Principles of Faithful Bible Translation

J. N. Darby.

(Extract from the Introduction to J N Darby's German translation of the New Testament, known as the Elberfeld version, dated 1855 - translated from the German by A. Hardy Estam of Dorchester MA, now with the Lord. Supplied by R Gorgas.)

The Holy Spirit Himself draws our attention to the need of an understanding of the divine will, as a means of our safety in the last days; and the esteem for the Holy Scriptures in these last days is a proof that God is being honoured.  The efforts of the enemy, too, are mainly directed against His Word.  While the scholar can examine it in the original text, the way for it is closed to the unlearned and to the one who does not know the language of the original text.  It was therefore our endeavour and our purpose to come to the aid of the latter and to present to them, with little expense, an as faithful and exact rendering of the Word of God, in their own language, as possible.

Any translation will, indeed, be more or less imperfect, and how great the difficulties are to transfer the expressions of a language, especially those of the rich Greek language, into another language, will only those recognize who have attempted to execute a translation.

We can claim, however, with a good conscience that we have worked with all care in order to render the Word of God as faithfully as possible, and we entertain the hope that even the unskilled reader will find our translation simple and understandable.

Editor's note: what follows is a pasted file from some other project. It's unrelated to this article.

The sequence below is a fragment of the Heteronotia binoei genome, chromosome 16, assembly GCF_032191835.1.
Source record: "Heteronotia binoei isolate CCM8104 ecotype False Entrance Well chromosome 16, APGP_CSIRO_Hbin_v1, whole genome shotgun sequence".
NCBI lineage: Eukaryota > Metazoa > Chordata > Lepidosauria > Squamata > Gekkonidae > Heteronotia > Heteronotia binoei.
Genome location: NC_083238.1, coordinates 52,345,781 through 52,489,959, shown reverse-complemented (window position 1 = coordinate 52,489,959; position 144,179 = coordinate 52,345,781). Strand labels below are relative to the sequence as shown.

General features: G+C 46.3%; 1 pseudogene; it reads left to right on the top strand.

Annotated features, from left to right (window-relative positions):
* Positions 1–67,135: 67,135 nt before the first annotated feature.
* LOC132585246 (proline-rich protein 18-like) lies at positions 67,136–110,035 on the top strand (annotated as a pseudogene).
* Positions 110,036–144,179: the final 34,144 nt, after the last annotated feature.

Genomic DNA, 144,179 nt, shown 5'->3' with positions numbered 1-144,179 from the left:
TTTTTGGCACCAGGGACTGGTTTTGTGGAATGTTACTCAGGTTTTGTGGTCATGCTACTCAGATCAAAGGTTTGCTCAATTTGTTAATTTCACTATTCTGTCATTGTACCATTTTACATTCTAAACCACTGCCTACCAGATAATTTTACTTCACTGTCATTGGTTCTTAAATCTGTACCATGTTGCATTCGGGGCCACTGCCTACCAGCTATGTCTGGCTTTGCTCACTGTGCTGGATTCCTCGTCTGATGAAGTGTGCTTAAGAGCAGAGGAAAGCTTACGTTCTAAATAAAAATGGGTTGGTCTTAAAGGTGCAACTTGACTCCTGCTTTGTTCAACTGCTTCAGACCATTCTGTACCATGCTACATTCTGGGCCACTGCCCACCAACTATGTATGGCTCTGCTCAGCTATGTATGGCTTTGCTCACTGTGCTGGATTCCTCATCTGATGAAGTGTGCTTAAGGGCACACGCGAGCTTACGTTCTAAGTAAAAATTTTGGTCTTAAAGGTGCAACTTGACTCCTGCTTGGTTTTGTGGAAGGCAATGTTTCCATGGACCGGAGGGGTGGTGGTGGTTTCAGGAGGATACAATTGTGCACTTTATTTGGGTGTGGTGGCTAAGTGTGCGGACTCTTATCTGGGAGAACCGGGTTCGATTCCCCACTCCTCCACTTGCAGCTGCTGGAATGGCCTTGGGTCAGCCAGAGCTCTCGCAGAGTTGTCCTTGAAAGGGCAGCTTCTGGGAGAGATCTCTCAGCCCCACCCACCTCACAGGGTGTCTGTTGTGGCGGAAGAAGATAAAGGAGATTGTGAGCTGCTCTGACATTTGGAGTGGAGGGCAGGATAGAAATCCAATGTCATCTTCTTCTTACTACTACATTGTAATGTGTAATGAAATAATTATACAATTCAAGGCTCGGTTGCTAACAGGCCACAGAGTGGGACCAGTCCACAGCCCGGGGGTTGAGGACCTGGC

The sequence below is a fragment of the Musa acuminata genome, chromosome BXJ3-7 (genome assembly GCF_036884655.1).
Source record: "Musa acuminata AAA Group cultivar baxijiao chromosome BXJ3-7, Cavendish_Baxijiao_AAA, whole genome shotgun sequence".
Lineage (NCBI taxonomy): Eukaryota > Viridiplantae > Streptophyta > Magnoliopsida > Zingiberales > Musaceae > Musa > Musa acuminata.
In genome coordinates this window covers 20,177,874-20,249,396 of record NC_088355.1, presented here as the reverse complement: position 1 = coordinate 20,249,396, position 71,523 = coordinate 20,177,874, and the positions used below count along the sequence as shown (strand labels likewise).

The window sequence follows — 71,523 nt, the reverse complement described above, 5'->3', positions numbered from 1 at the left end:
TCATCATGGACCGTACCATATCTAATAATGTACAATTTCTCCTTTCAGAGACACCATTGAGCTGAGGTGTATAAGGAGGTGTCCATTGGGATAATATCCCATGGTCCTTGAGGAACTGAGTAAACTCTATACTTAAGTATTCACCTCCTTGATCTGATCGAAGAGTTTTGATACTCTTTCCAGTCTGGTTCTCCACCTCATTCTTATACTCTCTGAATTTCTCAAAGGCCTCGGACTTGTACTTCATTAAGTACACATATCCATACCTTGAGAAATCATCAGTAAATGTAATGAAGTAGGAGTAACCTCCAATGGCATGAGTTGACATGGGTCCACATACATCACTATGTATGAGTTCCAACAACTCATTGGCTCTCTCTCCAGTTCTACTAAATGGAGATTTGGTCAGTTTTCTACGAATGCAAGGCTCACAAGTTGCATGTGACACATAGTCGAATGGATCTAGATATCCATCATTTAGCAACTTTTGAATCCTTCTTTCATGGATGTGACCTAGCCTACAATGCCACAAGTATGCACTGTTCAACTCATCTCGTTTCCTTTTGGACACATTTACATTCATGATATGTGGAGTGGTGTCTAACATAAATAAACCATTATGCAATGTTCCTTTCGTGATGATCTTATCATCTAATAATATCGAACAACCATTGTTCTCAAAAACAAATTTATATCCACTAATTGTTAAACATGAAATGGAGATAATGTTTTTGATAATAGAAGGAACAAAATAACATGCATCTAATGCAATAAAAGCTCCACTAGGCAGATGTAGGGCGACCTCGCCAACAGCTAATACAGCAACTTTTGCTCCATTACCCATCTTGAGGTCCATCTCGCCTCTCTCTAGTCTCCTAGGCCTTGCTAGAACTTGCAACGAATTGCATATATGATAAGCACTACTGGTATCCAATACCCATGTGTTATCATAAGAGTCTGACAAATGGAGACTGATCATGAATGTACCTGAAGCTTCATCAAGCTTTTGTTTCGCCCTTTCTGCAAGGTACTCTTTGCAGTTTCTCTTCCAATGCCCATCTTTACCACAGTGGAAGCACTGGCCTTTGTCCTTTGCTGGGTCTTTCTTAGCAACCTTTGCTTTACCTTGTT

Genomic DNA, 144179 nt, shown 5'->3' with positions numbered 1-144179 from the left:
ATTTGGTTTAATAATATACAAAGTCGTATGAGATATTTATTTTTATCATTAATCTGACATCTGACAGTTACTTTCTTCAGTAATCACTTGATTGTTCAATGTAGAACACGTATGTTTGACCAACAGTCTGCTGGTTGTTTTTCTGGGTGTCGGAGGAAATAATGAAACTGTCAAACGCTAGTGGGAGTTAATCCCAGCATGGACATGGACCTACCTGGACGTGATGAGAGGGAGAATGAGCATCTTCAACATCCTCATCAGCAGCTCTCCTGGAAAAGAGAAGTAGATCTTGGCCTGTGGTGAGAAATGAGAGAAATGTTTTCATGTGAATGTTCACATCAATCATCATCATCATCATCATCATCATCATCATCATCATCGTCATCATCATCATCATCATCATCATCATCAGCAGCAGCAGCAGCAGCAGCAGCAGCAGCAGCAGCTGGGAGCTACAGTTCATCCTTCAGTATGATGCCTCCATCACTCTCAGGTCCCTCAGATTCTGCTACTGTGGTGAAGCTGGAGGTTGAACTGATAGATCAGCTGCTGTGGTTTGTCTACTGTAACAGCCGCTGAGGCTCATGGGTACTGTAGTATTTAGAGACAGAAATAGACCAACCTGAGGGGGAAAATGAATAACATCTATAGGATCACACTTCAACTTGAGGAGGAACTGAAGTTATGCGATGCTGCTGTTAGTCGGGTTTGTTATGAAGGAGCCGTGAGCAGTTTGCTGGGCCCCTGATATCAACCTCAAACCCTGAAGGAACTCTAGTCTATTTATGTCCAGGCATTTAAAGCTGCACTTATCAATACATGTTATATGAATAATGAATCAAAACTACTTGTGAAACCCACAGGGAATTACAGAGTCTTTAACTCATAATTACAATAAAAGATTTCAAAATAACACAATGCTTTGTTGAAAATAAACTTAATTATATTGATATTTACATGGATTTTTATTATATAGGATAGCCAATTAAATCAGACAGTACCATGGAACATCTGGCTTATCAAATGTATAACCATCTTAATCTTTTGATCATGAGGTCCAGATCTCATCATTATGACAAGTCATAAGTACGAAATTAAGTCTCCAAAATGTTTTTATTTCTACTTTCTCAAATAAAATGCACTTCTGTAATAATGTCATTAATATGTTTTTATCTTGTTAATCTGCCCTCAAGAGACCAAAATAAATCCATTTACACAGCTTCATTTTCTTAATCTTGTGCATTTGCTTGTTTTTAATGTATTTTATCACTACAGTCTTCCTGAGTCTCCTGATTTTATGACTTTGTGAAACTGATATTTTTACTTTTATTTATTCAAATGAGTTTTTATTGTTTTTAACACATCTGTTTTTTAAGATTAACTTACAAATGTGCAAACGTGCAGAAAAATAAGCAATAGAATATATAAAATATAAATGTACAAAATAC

It is certainly possible that we could have clothed some passage into a more beautiful German; only, without being slaves of the words, the thought always guided us that an as faithful rendering of the original text as possible outweighed any other consideration, so much the more as we believe with a perfect conviction in the divine inspiration of the Holy Scriptures as the revelation of the infinite wisdom of God and the expression of His gracious character in Christ Jesus.

Seeing, however, that no one is able to grasp the whole extent of this revelation and that there is often a meaning hidden within a sentence that transcends the comprehension of the translator, which is lost in a free translation, but could be discovered in a more exact one through a deeper instruction of the Holy Spirit, it is thus an imperative necessity to reproduce the Word of the original text as it were in a mirror.

It goes without saying that the limit of this exactness cannot be drawn so closely that the sentence which has been translated into another language would thereby lose all intelligibility and consequently remain meaningless.